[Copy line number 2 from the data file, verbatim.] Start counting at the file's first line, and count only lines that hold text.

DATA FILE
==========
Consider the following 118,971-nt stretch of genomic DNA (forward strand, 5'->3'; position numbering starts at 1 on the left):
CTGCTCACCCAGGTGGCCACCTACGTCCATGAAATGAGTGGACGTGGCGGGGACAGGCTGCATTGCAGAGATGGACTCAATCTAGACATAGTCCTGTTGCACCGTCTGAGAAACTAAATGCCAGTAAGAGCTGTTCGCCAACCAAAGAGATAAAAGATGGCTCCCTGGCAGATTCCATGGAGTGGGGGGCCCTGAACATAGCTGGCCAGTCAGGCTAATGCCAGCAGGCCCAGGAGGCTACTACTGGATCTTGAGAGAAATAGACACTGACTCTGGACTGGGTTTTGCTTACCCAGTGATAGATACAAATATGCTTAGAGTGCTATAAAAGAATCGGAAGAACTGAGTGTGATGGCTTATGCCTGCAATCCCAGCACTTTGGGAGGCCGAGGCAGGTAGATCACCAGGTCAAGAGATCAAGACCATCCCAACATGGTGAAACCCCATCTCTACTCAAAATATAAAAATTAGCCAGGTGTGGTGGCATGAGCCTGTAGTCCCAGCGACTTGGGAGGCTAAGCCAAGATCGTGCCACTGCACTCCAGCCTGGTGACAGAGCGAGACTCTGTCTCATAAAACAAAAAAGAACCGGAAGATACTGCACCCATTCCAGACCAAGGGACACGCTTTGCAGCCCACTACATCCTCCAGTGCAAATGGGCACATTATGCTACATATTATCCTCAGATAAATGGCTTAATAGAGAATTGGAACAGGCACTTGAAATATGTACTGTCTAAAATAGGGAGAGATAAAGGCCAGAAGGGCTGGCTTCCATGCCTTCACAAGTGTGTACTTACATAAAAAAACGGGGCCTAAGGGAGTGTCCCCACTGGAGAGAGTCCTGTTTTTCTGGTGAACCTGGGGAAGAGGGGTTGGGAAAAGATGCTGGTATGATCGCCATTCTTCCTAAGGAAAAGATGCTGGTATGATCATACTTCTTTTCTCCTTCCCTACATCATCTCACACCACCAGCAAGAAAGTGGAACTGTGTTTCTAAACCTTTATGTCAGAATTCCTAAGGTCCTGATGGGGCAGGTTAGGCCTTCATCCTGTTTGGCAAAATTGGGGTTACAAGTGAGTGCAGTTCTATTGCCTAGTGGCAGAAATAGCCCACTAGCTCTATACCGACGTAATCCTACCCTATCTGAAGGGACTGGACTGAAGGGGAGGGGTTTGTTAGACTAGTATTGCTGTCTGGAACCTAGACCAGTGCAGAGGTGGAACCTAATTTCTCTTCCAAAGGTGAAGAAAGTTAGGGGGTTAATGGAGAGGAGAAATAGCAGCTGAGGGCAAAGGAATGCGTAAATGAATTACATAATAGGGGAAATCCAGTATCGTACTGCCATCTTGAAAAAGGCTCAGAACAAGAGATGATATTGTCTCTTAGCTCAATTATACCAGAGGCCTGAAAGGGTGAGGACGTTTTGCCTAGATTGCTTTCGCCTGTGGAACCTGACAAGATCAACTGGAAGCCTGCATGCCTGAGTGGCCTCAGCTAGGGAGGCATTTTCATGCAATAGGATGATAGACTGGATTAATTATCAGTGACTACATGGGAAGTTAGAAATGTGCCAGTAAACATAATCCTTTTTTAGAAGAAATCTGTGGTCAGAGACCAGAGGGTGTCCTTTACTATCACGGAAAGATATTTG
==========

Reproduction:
CTGCTCACCCAGGTGGCCACCTACGTCCATGAAATGAGTGGACGTGGCGGGGACAGGCTGCATTGCAGAGATGGACTCAATCTAGACATAGTCCTGTTGCACCGTCTGAGAAACTAAATGCCAGTAAGAGCTGTTCGCCAACCAAAGAGATAAAAGATGGCTCCCTGGCAGATTCCATGGAGTGGGGGGCCCTGAACATAGCTGGCCAGTCAGGCTAATGCCAGCAGGCCCAGGAGGCTACTACTGGATCTTGAGAGAAATAGACACTGACTCTGGACTGGGTTTTGCTTACCCAGTGATAGATACAAATATGCTTAGAGTGCTATAAAAGAATCGGAAGAACTGAGTGTGATGGCTTATGCCTGCAATCCCAGCACTTTGGGAGGCCGAGGCAGGTAGATCACCAGGTCAAGAGATCAAGACCATCCCAACATGGTGAAACCCCATCTCTACTCAAAATATAAAAATTAGCCAGGTGTGGTGGCATGAGCCTGTAGTCCCAGCGACTTGGGAGGCTAAGCCAAGATCGTGCCACTGCACTCCAGCCTGGTGACAGAGCGAGACTCTGTCTCATAAAACAAAAAAGAACCGGAAGATACTGCACCCATTCCAGACCAAGGGACACGCTTTGCAGCCCACTACATCCTCCAGTGCAAATGGGCACATTATGCTACATATTATCCTCAGATAAATGGCTTAATAGAGAATTGGAACAGGCACTTGAAATATGTACTGTCTAAAATAGGGAGAGATAAAGGCCAGAAGGGCTGGCTTCCATGCCTTCACAAGTGTGTACTTACATAAAAAAACGGGGCCTAAGGGAGTGTCCCCACTGGAGAGAGTCCTGTTTTTCTGGTGAACCTGGGGAAGAGGGGTTGGGAAAAGATGCTGGTATGATCGCCATTCTTCCTAAGGAAAAGATGCTGGTATGATCATACTTCTTTTCTCCTTCCCTACATCATCTCACACCACCAGCAAGAAAGTGGAACTGTGTTTCTAAACCTTTATGTCAGAATTCCTAAGGTCCTGATGGGGCAGGTTAGGCCTTCATCCTGTTTGGCAAAATTGGGGTTACAAGTGAGTGCAGTTCTATTGCCTAGTGGCAGAAATAGCCCACTAGCTCTATACCGACGTAATCCTACCCTATCTGAAGGGACTGGACTGAAGGGGAGGGGTTTGTTAGACTAGTATTGCTGTCTGGAACCTAGACCAGTGCAGAGGTGGAACCTAATTTCTCTTCCAAAGGTGAAGAAAGTTAGGGGGTTAATGGAGAGGAGAAATAGCAGCTGAGGGCAAAGGAATGCGTAAATGAATTACATAATAGGGGAAATCCAGTATCGTACTGCCATCTTGAAAAAGGCTCAGAACAAGAGATGATATTGTCTCTTAGCTCAATTATACCAGAGGCCTGAAAGGGTGAGGACGTTTTGCCTAGATTGCTTTCGCCTGTGGAACCTGACAAGATCAACTGGAAGCCTGCATGCCTGAGTGGCCTCAGCTAGGGAGGCATTTTCATGCAATAGGATGATAGACTGGATTAATTATCAGTGACTACATGGGAAGTTAGAAATGTGCCAGTAAACATAATCCTTTTTTAGAAGAAATCTGTGGTCAGAGACCAGAGGGTGTCCTTTACTATCACGGAAAGATATTTG